Gi Live London graphic

Connect with the UK Video Games Industry

Buy Your Tickets Today
Gi Live London graphic

Over 200 staff axed at EA Black Box

Skate studio becomes latest EA team hit by job cuts

Electronic Arts' continues to axe staff at its internal studios, with over 200 members of Black Box let go yesterday.

The studio had over 350 members, and had just shipped Skate 2 for Xbox 360 and PS3.

According to an internal memo from general manager Rory Armes, reprinted by Kotaku, the remaining staff were sent home as it dealt with the lay-offs.

"A short time ago, a number of your colleagues were asked to attend a session to discuss important news at Black Box. Unfortunately, the purpose of that meeting is to inform those employees that their positions at Black Box have been eliminated," wrote Armes.

"The rest of our energy and focus for today is solely devoted to the people affected by this news. Rest assured that we will be doing everything we can to treat our affected colleagues with dignity and respect, and help them through this transition. It's a tough, emotional day for all of us, but obviously much more so for those who received the news today."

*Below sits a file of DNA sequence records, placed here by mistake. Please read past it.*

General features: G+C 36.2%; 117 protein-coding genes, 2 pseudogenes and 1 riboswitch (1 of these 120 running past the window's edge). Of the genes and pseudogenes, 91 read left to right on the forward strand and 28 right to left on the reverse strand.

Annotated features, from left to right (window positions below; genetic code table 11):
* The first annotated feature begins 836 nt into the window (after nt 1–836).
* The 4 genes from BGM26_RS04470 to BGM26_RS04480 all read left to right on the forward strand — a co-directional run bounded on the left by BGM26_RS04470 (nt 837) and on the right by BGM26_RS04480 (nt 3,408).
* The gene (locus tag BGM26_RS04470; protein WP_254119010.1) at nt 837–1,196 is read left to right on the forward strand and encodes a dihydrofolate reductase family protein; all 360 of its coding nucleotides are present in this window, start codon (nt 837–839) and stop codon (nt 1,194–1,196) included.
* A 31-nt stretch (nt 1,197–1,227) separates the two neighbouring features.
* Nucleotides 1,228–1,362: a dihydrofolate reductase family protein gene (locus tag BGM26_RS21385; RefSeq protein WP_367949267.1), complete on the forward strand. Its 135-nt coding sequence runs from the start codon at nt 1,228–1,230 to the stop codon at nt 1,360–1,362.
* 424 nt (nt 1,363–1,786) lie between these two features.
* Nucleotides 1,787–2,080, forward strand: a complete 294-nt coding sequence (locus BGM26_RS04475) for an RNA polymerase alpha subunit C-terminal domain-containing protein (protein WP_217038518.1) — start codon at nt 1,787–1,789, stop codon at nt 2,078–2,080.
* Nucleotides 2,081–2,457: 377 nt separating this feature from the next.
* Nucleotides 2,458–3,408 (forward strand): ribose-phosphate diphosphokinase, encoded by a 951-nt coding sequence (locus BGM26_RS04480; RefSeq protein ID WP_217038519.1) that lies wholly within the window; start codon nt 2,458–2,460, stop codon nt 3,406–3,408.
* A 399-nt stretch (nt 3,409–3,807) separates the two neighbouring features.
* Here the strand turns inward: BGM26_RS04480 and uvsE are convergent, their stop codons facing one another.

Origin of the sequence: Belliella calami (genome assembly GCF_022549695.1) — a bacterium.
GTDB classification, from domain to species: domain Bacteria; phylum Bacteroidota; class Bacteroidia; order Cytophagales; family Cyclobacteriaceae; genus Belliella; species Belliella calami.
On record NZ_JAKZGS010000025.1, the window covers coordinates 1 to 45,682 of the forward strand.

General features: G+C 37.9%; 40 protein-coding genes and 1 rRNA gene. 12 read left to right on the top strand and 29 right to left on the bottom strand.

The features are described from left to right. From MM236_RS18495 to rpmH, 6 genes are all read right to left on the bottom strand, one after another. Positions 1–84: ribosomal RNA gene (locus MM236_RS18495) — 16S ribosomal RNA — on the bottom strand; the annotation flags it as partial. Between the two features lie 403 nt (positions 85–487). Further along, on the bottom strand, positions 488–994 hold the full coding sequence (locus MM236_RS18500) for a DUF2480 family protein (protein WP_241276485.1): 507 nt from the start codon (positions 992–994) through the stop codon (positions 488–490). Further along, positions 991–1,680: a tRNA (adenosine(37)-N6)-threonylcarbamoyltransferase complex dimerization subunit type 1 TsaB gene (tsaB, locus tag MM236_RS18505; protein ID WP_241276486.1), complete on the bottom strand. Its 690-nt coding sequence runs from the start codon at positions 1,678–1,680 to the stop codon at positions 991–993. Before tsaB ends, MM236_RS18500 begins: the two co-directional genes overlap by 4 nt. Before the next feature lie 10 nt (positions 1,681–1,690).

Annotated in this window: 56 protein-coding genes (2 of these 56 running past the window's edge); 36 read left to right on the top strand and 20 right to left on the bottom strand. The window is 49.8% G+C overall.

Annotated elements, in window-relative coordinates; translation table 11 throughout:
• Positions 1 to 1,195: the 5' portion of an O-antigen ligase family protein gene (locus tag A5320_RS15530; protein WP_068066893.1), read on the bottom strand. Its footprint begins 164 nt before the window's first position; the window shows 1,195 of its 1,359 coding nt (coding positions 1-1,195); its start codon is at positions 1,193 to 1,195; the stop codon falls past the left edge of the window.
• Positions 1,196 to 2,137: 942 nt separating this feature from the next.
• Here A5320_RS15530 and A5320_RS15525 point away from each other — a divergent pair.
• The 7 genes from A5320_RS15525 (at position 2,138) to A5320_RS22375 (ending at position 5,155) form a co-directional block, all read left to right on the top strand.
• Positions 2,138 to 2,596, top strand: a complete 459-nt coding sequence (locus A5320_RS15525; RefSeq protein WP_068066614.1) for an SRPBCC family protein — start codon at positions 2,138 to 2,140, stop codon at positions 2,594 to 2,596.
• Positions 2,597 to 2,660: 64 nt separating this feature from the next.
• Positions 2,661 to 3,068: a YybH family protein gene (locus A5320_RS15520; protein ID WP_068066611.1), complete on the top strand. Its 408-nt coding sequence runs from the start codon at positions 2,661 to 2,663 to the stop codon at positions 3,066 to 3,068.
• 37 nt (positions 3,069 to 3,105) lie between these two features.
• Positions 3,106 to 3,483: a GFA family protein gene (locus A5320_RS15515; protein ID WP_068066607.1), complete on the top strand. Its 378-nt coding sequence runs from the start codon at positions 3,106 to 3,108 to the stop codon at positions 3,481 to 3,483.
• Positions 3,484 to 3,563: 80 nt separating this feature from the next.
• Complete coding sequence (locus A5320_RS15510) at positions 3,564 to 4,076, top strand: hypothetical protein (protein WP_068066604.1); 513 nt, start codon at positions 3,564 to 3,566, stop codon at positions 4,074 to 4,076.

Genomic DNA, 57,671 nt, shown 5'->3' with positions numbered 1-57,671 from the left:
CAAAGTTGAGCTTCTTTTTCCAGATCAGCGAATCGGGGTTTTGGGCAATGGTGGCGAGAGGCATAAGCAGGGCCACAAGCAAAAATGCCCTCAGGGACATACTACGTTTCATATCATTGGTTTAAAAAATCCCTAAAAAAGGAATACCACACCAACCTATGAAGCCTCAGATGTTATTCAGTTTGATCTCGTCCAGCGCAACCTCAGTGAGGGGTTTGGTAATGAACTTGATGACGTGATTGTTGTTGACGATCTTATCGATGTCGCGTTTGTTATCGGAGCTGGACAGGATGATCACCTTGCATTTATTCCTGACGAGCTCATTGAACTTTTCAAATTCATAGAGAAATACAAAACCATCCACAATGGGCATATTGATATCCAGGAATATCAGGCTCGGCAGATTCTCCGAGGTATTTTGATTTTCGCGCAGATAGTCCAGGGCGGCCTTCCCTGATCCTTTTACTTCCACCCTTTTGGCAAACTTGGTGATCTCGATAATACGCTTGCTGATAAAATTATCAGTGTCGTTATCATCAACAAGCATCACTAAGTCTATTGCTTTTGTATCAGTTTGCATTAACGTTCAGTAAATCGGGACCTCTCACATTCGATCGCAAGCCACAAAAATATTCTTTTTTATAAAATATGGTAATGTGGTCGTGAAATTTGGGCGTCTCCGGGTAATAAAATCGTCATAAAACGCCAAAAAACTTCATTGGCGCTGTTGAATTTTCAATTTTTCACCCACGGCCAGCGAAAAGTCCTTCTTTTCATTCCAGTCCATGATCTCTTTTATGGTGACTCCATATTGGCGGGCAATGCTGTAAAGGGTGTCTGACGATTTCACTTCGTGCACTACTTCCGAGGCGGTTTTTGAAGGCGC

As Electronic Arts looks to reduce its headcount by 1000 staff, it is working its way through internal studios. The axe has already fallen on the EA Sports team at Tiburon and Warhammer developer Mythic. Pandemic's Australian studio in Brisbane has also been cut loose from EA.

All eyes are now on EA's other internal studios, including the Battlefield team DICE in Sweden and Burnout studio Criterion, to see if these will be hit with job cuts.

Gi Live London graphic

Connect with the UK Video Games Industry

Buy Your Tickets Today
Gi Live London graphic

More stories

EA: Publishers have a responsibility to demystify video games for parents

Samantha Ebelthite discusses EA's awareness campaign with Internet Matters and her new role as vice chair of UKIE

By James Batchelor

The industry should follow EA in using patents to defend accessibility | Opinion

Software patents are a controversial topic but employed defensively, they can help to protect essential accessibility features from the chilling effects of a flawed system

By Rob Fahey

Latest comments

Sign in to contribute

Need an account? Register now.